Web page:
But as Sony points out, people said the same thing about the Apple iPad (first-month sales: one million units). And if the Dash were that quick and satisfying to use, it, too, might change your mind about having a fourth screen in your house.
Unfortunately, the Dash is not quick or satisfying. Actually, “unfortunately” isn’t the word. Considering how much of Sony’s future is riding on the Dash’s puny shoulders, “tragically” might be more apropos.
Apparently, electronics companies still haven’t realized that Slow Chip + Balky Touch Screen = Consumer Buzzkill. You touch the screen, but there’s no immediate response and no progress indicator, so you’re not sure if the thing “heard” you. It’s not a recipe for delight in your new purchase.
Software problems haunt the Dash in other ways. The Dash’s screen huffily directed me to the Dash’s poorly designed Web site to register, an hour after I had done so. When you try Pandora, the Dash screen directs you to sign up at a Web address that doesn’t exist.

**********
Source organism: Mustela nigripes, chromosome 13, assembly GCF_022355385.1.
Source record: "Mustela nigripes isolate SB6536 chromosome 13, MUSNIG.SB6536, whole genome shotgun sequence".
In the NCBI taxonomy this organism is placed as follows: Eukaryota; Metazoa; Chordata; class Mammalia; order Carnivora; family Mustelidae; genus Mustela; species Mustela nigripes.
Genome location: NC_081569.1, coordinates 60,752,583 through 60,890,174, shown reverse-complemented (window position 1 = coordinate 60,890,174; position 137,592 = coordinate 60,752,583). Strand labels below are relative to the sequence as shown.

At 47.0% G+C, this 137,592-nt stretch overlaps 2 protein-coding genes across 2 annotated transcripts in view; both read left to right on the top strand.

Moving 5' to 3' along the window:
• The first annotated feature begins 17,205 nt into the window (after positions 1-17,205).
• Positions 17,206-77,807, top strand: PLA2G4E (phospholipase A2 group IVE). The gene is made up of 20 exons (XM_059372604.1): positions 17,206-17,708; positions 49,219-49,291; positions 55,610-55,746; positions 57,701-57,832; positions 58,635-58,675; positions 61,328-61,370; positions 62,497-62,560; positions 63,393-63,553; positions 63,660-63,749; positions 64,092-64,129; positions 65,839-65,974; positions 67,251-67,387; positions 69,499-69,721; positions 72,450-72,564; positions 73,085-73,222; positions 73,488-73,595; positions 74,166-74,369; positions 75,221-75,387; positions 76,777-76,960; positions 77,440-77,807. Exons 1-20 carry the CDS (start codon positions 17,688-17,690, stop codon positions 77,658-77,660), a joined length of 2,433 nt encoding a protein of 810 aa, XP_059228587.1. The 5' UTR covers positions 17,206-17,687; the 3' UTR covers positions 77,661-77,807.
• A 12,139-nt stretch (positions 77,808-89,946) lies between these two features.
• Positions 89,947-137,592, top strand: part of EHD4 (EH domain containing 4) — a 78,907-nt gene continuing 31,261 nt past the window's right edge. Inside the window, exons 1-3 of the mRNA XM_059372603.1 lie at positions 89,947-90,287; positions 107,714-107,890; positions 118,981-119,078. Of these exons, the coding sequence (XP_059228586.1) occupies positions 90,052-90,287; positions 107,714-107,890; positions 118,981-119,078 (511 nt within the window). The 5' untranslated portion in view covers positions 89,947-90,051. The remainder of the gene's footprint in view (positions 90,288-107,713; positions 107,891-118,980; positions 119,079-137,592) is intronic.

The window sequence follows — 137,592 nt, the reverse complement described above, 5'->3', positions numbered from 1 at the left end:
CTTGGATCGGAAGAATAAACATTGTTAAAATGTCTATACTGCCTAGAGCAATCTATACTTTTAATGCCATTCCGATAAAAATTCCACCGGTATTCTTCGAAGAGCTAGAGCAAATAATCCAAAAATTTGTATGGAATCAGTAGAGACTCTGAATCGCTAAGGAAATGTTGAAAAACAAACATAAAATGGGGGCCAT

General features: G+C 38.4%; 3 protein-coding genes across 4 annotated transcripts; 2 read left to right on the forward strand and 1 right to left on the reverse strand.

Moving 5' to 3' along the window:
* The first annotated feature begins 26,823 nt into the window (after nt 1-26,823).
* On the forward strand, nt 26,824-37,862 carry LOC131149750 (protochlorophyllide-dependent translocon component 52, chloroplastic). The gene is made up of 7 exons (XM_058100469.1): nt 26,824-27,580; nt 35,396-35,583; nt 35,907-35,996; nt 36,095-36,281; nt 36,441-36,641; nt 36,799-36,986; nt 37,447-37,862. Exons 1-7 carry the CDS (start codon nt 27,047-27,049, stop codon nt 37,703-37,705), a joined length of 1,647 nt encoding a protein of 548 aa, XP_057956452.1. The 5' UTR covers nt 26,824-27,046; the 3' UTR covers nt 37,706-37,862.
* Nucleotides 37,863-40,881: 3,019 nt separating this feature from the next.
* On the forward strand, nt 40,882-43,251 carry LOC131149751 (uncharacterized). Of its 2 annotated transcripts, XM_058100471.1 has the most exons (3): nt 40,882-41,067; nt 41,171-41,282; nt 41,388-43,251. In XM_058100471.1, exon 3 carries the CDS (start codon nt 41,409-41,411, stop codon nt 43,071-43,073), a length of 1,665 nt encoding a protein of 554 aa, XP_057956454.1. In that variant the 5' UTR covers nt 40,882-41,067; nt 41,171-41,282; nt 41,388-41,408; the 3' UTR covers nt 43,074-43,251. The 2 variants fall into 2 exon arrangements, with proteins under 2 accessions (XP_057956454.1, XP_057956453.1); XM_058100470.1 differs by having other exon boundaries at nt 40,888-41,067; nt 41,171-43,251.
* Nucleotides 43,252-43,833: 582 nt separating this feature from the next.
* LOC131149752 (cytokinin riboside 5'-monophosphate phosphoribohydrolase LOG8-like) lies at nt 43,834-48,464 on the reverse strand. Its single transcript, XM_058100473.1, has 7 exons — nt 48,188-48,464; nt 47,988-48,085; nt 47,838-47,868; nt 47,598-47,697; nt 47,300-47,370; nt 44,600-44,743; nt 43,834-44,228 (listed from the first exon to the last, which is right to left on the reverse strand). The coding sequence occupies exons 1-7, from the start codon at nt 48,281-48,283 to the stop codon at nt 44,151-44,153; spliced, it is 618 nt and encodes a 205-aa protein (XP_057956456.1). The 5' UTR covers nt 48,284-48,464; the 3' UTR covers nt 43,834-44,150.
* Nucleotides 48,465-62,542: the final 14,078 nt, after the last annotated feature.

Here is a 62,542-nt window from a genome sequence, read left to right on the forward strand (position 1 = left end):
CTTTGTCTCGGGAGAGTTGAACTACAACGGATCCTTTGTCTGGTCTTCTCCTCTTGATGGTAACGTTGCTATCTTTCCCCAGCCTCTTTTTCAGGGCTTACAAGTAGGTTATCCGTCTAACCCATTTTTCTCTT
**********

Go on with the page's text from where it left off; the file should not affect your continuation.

Repeatedly, you run into places where Sony apparently forgot that the Dash has a touch screen. The alarm clock module is generally excellent — you can, for example, set up a pattern of alarms like 7:30 a.m. on Monday and Wednesday, 7:45 the other weekdays. But you adjust those times by tapping up/down buttons, just as we’ve done on plastic alarm clocks since the Pleistocene Era. C’mon, Sony. How about letting us tap out 7, 3, 0 on a number pad?
When you have to enter text (for Twitter, for example), an on-screen keyboard appears. Incredibly, though, you can’t tap to make an insertion at a typo or to edit. You have to backspace over everything you’ve typed.